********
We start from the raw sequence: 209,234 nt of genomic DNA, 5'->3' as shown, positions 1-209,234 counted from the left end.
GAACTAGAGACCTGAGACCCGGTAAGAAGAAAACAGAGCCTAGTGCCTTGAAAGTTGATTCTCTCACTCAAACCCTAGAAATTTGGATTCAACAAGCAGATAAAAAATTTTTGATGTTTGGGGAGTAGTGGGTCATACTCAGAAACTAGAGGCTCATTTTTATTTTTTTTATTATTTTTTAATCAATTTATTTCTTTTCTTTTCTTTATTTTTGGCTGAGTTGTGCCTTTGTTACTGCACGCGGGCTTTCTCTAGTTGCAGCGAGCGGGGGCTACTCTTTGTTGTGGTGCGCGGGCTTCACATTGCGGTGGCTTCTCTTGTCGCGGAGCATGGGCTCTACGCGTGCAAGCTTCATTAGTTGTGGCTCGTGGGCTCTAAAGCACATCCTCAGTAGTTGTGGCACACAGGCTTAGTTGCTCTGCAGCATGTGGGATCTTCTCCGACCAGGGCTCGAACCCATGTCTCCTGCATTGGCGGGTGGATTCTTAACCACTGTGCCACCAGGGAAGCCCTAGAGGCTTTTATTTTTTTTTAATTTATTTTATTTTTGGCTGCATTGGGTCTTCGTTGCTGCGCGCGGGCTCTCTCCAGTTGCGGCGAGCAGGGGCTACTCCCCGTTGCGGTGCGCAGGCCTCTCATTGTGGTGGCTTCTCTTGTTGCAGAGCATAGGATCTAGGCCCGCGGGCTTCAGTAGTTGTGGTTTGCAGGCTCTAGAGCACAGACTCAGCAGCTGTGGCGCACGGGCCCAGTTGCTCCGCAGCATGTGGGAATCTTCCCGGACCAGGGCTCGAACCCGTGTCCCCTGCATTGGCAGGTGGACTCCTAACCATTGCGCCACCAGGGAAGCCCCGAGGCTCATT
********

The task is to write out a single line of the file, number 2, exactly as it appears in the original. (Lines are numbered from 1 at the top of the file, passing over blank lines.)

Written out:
GAACTAGAGACCTGAGACCCGGTAAGAAGAAAACAGAGCCTAGTGCCTTGAAAGTTGATTCTCTCACTCAAACCCTAGAAATTTGGATTCAACAAGCAGATAAAAAATTTTTGATGTTTGGGGAGTAGTGGGTCATACTCAGAAACTAGAGGCTCATTTTTATTTTTTTTATTATTTTTTAATCAATTTATTTCTTTTCTTTTCTTTATTTTTGGCTGAGTTGTGCCTTTGTTACTGCACGCGGGCTTTCTCTAGTTGCAGCGAGCGGGGGCTACTCTTTGTTGTGGTGCGCGGGCTTCACATTGCGGTGGCTTCTCTTGTCGCGGAGCATGGGCTCTACGCGTGCAAGCTTCATTAGTTGTGGCTCGTGGGCTCTAAAGCACATCCTCAGTAGTTGTGGCACACAGGCTTAGTTGCTCTGCAGCATGTGGGATCTTCTCCGACCAGGGCTCGAACCCATGTCTCCTGCATTGGCGGGTGGATTCTTAACCACTGTGCCACCAGGGAAGCCCTAGAGGCTTTTATTTTTTTTTAATTTATTTTATTTTTGGCTGCATTGGGTCTTCGTTGCTGCGCGCGGGCTCTCTCCAGTTGCGGCGAGCAGGGGCTACTCCCCGTTGCGGTGCGCAGGCCTCTCATTGTGGTGGCTTCTCTTGTTGCAGAGCATAGGATCTAGGCCCGCGGGCTTCAGTAGTTGTGGTTTGCAGGCTCTAGAGCACAGACTCAGCAGCTGTGGCGCACGGGCCCAGTTGCTCCGCAGCATGTGGGAATCTTCCCGGACCAGGGCTCGAACCCGTGTCCCCTGCATTGGCAGGTGGACTCCTAACCATTGCGCCACCAGGGAAGCCCCGAGGCTCATT